Partners Deflated By Limited Channel Opportunities In Apple-IBM Deal

A blockbuster partnership between Apple and IBM to drive iPads, iPhones and Big Blue iOS apps deep into the heart of enterprise will leave many partners shut out from potentially lucrative new channel opportunities, partners say.

Solution providers initially excited about the partnership, which will see IBM build over 100 industry-specific apps for iOS gear and resell Apple iPhones and iPads, have quickly become disillusioned as IBM has confirmed more details on how channel partners can -- and can't -- participate.

While IBM is touting the deal as a growth opportunity for solution providers who want to build enterprise apps for Apple devices on its MobileFirst Platform for iOS, solution providers will not be allowed to resell any of the IBM-developed apps or the bundles that combine IBM mobile device management services and Apple maintenance services with the devices themselves.

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Some partners say IBM is throwing them the scraps, keeping the most lucrative opportunities for themselves, such as combining the sale of IBM consulting services with the sale of IBM-built apps and backend software, service and support.

"It sounds like IBM is about to make the same mistake Microsoft made with Surface. It's telling partners 'hands off' a potentially lucrative new business opportunity for partners," said Bob Venero, the CEO of Future Tech, a Holbrook, N.Y.-based IBM and Apple partner. "It's unfair, unjustified and unwarranted."

Through the partnership, Apple gains a much stronger path into the lucrative enterprise space. For IBM, it allows it to tightly integrate its cloud capabilities, device management, security, and analytics into iOS devices optimized for IBM services.

Under the terms of the Apple-IBM agreement, IBM will directly sell its version of AppleCare for Enterprise (with on-site service delivered by IBM) and a new mobile device management service called MobileFirst Supply and Management in tandem with the IBM MobileFirst Platform for iOS.

Even though IBM direct sales will exclusively sell the 100 IBM-built apps, one IBM executive says it's counting on partners to develop their own apps based on its new MobileFirst Platform for iOS.

"We see this as a huge new growth opportunity for IBM and partners," said Phillip Buckellew, vice president enterprise mobile, of IBM Software Group. "The channel can take advantage of the MobileFirst Platform for iOS to build and deploy solutions that tie iOS devices with IBM's backend," Buckellew said.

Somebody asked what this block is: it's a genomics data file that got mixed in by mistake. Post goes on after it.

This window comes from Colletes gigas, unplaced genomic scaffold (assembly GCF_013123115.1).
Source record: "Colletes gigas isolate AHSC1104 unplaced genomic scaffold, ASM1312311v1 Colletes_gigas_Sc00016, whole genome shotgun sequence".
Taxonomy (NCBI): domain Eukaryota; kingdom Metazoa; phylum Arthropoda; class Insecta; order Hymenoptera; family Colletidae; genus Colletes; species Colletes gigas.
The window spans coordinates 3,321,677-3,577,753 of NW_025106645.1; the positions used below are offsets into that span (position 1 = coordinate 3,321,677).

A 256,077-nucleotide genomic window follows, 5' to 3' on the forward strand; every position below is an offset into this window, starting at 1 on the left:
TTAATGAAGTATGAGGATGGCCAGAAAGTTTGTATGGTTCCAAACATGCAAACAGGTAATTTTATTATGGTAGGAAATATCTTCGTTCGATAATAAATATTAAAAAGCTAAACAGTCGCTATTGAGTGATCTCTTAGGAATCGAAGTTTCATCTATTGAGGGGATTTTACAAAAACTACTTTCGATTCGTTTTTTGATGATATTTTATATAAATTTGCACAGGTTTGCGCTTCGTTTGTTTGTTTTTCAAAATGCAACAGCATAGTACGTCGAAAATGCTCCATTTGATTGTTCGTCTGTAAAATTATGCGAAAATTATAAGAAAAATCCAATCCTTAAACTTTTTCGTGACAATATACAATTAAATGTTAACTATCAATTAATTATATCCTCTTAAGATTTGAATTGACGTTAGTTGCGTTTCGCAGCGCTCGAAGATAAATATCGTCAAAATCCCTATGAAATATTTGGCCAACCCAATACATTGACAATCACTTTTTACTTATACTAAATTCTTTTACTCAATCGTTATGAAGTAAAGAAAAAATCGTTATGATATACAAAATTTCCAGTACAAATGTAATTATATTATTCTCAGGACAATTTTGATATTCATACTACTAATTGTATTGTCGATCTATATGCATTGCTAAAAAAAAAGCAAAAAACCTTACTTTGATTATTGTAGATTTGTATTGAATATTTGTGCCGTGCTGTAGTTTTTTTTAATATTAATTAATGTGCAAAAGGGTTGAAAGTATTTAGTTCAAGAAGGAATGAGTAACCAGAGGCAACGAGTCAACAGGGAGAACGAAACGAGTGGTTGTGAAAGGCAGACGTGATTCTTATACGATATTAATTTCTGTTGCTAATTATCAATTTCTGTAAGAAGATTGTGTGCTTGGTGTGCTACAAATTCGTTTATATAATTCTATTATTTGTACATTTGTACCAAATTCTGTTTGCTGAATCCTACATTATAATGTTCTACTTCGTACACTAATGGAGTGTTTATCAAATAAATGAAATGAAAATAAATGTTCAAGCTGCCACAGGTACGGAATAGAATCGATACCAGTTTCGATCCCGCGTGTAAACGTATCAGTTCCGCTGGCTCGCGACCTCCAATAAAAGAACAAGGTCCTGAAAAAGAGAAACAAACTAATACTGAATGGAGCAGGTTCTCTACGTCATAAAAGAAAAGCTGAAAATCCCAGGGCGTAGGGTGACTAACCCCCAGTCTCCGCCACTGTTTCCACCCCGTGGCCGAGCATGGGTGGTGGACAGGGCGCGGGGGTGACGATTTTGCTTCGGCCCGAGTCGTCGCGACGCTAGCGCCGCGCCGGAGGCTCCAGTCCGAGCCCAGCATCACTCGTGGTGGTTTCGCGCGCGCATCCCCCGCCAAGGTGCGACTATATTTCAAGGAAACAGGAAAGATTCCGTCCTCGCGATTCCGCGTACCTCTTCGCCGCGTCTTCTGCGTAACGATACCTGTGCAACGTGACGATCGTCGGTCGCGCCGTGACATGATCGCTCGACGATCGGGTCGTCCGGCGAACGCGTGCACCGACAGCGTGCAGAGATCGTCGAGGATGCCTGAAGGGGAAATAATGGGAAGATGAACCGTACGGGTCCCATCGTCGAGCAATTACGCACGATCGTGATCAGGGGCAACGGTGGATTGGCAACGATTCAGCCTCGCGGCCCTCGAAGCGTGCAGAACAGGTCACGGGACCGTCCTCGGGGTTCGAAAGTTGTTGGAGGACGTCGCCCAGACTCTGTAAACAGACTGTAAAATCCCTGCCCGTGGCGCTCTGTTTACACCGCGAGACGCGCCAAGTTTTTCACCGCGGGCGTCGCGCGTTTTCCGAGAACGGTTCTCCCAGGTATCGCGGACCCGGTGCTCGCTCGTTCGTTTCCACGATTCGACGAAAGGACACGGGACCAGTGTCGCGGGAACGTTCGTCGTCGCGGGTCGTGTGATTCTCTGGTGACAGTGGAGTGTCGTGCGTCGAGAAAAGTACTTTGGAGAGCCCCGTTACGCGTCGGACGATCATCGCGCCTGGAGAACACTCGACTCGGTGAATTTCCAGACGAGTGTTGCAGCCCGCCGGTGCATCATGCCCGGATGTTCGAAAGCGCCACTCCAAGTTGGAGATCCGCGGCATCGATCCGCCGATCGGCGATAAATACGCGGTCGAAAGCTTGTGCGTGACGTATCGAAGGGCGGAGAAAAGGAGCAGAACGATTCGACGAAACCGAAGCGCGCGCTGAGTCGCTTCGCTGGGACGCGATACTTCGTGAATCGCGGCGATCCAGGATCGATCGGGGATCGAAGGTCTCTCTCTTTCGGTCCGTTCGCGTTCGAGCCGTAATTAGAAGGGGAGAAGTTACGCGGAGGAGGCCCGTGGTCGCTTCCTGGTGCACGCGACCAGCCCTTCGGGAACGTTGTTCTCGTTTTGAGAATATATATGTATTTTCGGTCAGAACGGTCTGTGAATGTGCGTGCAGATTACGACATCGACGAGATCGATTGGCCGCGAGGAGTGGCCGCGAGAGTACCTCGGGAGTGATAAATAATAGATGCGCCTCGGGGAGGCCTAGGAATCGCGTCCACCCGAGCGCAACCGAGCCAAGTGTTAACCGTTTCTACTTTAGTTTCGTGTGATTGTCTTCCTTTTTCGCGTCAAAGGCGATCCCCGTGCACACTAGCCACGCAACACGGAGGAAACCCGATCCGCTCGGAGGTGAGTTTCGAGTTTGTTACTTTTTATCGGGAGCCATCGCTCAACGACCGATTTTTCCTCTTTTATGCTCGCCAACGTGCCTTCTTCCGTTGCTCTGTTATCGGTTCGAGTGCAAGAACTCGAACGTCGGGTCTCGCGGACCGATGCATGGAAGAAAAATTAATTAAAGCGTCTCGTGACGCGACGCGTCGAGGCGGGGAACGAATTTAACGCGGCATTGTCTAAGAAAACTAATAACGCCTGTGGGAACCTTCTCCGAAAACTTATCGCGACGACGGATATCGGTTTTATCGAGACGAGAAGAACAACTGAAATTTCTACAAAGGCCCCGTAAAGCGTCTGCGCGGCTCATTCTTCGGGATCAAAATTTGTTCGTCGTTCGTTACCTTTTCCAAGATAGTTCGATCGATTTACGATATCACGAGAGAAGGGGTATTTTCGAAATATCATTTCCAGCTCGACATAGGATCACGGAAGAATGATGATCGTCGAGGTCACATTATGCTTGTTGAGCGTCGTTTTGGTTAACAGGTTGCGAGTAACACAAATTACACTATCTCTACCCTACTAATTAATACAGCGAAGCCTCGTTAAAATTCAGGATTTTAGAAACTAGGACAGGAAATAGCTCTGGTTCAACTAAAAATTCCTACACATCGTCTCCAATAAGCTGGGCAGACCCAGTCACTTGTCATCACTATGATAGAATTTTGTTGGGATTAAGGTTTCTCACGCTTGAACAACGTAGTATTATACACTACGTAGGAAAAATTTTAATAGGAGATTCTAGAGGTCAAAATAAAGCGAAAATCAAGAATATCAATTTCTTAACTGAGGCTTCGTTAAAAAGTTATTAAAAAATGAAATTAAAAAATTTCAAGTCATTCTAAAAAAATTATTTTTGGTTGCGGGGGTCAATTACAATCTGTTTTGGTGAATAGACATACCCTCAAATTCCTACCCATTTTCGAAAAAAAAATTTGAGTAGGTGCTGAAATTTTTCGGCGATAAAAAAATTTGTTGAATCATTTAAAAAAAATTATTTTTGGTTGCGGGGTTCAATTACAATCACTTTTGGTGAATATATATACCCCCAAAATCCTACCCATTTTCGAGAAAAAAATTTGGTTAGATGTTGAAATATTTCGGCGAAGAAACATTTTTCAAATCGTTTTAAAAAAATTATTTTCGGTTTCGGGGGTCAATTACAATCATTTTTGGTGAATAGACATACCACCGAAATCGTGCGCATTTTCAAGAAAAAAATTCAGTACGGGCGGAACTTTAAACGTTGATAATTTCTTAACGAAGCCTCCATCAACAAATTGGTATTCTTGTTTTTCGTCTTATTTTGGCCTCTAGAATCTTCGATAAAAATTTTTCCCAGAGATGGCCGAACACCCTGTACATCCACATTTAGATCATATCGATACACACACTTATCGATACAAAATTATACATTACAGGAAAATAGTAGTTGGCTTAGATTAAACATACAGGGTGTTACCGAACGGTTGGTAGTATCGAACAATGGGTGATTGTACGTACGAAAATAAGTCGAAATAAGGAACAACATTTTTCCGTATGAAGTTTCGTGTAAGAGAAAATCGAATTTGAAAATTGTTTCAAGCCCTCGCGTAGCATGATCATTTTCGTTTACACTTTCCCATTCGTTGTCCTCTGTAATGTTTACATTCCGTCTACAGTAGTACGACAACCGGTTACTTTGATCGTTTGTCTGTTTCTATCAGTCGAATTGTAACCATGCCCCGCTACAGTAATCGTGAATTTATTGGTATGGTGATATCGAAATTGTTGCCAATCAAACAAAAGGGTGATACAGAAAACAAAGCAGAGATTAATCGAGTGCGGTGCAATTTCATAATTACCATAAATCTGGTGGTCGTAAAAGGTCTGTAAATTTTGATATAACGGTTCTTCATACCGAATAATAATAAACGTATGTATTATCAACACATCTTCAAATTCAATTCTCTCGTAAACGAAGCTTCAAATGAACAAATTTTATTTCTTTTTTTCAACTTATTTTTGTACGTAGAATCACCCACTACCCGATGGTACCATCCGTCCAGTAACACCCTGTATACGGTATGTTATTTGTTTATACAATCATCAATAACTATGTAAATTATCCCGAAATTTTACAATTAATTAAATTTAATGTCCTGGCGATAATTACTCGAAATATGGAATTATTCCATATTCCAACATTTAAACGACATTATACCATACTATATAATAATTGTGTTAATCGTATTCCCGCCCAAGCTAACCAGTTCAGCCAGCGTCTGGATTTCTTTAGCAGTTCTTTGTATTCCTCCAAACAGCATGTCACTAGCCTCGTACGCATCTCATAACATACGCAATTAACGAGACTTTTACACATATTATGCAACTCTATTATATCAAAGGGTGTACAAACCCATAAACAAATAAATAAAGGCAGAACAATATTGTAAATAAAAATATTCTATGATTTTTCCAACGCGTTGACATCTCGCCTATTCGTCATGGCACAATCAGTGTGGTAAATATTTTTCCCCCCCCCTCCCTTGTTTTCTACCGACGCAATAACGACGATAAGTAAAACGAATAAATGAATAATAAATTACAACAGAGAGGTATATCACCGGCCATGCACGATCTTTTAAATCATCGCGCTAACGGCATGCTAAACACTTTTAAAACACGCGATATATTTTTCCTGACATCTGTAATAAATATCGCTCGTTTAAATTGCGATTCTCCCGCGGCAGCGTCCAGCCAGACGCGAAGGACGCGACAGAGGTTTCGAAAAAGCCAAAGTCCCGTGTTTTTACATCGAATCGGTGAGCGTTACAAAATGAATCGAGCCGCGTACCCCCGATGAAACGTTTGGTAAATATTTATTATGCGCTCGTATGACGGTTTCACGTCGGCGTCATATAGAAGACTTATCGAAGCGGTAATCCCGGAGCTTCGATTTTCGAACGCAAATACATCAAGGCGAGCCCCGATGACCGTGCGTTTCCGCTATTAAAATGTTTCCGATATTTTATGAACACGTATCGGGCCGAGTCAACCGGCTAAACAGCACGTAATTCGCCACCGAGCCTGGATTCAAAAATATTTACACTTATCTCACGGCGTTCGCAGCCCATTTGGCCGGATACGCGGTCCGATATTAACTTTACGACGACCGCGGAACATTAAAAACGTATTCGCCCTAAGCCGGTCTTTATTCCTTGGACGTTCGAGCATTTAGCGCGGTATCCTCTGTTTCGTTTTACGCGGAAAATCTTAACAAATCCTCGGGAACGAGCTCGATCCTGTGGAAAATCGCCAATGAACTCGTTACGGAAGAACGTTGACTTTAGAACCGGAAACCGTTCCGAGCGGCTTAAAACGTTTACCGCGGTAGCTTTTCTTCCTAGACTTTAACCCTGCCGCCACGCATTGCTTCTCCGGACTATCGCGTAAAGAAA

For some partners, the application development opportunity represents too small a piece of the pie.

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"It shouldn't come as a big surprise the technology world's biggest egos want to control every aspect of these deals," said Majdi "Mike" Daher, founder of Apple partner Denali Advanced Integration in Redmond, Wash., referring to Apple and IBM. "Apple was famous for its burdensome restrictions on AT&T when it sold the iPhone exclusively."

IBM partners also say they are concerned that they would be forced to co-manage their existing enterprise accounts with IBM direct sales should their customers want the Apple-IBM exclusive apps.

"IBM now becomes my competition," said Ira Grossman, CTO of end-user and mobile computing at the Apple partner MCPc, whose Anyplace Workspace is centered on providing anyplace, anytime, anywhere computing to corporations.

Grossman said he isn't impressed by IBM's existing mobile device management offerings and doesn't hold out a lot of hope this latest partnership with Apple will sway his opinion. "Realistically, IBM is not a big mobile player compared with Zen Mobile, MobileIron, and [VMware] AirWatch. IBM can't afford to be proprietary. There are too many options out there such as SAP and Oracle big data apps available to the enterprise today."

"Let's hope Apple can catch up. I'm not holding my breath," Grossman said.

Buckellew said Apple and IBM are still drafting the plans to roll the program out and say the IBM MobileFirst Platform for iOS will be available through IBM direct in the fall. Apple did not return calls seeking comment for this story.